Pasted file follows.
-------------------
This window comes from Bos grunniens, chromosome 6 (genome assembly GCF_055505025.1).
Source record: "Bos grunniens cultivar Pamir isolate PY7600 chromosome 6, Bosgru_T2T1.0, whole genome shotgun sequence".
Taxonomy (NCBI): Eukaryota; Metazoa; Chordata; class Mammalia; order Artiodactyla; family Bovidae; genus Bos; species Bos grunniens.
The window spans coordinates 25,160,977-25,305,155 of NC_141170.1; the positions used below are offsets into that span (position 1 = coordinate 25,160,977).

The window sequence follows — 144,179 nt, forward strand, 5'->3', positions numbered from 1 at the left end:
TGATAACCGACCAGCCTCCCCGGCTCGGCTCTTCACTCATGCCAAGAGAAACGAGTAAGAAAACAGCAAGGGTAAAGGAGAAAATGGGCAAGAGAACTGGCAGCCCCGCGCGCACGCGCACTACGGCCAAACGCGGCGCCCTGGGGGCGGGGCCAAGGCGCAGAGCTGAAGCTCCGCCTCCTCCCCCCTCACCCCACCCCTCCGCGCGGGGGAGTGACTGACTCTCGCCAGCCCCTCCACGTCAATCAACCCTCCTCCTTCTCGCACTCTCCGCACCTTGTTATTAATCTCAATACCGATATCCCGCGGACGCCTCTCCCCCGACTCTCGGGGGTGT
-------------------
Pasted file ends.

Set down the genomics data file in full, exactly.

This window comes from Bos grunniens, chromosome 6 (genome assembly GCF_055505025.1).
Source record: "Bos grunniens cultivar Pamir isolate PY7600 chromosome 6, Bosgru_T2T1.0, whole genome shotgun sequence".
Taxonomy (NCBI): Eukaryota; Metazoa; Chordata; class Mammalia; order Artiodactyla; family Bovidae; genus Bos; species Bos grunniens.
The window spans coordinates 25,160,977-25,305,155 of NC_141170.1; the positions used below are offsets into that span (position 1 = coordinate 25,160,977).

The window sequence follows — 144,179 nt, forward strand, 5'->3', positions numbered from 1 at the left end:
TGATAACCGACCAGCCTCCCCGGCTCGGCTCTTCACTCATGCCAAGAGAAACGAGTAAGAAAACAGCAAGGGTAAAGGAGAAAATGGGCAAGAGAACTGGCAGCCCCGCGCGCACGCGCACTACGGCCAAACGCGGCGCCCTGGGGGCGGGGCCAAGGCGCAGAGCTGAAGCTCCGCCTCCTCCCCCCTCACCCCACCCCTCCGCGCGGGGGAGTGACTGACTCTCGCCAGCCCCTCCACGTCAATCAACCCTCCTCCTTCTCGCACTCTCCGCACCTTGTTATTAATCTCAATACCGATATCCCGCGGACGCCTCTCCCCCGACTCTCGGGGGTGT